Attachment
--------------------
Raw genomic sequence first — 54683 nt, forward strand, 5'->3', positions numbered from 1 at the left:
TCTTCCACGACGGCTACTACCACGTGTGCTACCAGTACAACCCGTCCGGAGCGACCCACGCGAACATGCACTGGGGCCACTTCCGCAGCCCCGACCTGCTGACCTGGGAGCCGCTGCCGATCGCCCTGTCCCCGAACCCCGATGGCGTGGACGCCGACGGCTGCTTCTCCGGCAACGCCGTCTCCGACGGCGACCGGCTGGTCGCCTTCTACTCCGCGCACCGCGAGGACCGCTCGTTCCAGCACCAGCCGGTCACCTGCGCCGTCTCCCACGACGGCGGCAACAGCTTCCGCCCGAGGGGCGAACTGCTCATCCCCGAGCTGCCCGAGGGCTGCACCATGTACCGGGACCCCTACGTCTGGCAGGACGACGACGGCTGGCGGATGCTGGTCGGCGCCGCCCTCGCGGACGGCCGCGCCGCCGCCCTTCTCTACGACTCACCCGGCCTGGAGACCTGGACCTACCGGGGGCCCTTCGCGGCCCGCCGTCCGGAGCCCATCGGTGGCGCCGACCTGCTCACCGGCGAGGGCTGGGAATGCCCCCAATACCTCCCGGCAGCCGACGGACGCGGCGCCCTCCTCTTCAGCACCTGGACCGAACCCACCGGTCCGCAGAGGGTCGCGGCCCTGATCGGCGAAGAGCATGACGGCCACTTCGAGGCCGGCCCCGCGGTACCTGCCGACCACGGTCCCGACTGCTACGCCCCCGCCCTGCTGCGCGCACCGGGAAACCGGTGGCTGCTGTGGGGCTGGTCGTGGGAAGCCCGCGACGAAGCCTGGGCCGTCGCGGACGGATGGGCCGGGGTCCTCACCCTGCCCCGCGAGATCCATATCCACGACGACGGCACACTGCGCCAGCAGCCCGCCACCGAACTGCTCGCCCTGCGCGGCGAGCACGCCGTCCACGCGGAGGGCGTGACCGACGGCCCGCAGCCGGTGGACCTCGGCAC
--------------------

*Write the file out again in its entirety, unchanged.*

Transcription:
Raw genomic sequence first — 54683 nt, forward strand, 5'->3', positions numbered from 1 at the left:
TCTTCCACGACGGCTACTACCACGTGTGCTACCAGTACAACCCGTCCGGAGCGACCCACGCGAACATGCACTGGGGCCACTTCCGCAGCCCCGACCTGCTGACCTGGGAGCCGCTGCCGATCGCCCTGTCCCCGAACCCCGATGGCGTGGACGCCGACGGCTGCTTCTCCGGCAACGCCGTCTCCGACGGCGACCGGCTGGTCGCCTTCTACTCCGCGCACCGCGAGGACCGCTCGTTCCAGCACCAGCCGGTCACCTGCGCCGTCTCCCACGACGGCGGCAACAGCTTCCGCCCGAGGGGCGAACTGCTCATCCCCGAGCTGCCCGAGGGCTGCACCATGTACCGGGACCCCTACGTCTGGCAGGACGACGACGGCTGGCGGATGCTGGTCGGCGCCGCCCTCGCGGACGGCCGCGCCGCCGCCCTTCTCTACGACTCACCCGGCCTGGAGACCTGGACCTACCGGGGGCCCTTCGCGGCCCGCCGTCCGGAGCCCATCGGTGGCGCCGACCTGCTCACCGGCGAGGGCTGGGAATGCCCCCAATACCTCCCGGCAGCCGACGGACGCGGCGCCCTCCTCTTCAGCACCTGGACCGAACCCACCGGTCCGCAGAGGGTCGCGGCCCTGATCGGCGAAGAGCATGACGGCCACTTCGAGGCCGGCCCCGCGGTACCTGCCGACCACGGTCCCGACTGCTACGCCCCCGCCCTGCTGCGCGCACCGGGAAACCGGTGGCTGCTGTGGGGCTGGTCGTGGGAAGCCCGCGACGAAGCCTGGGCCGTCGCGGACGGATGGGCCGGGGTCCTCACCCTGCCCCGCGAGATCCATATCCACGACGACGGCACACTGCGCCAGCAGCCCGCCACCGAACTGCTCGCCCTGCGCGGCGAGCACGCCGTCCACGCGGAGGGCGTGACCGACGGCCCGCAGCCGGTGGACCTCGGCAC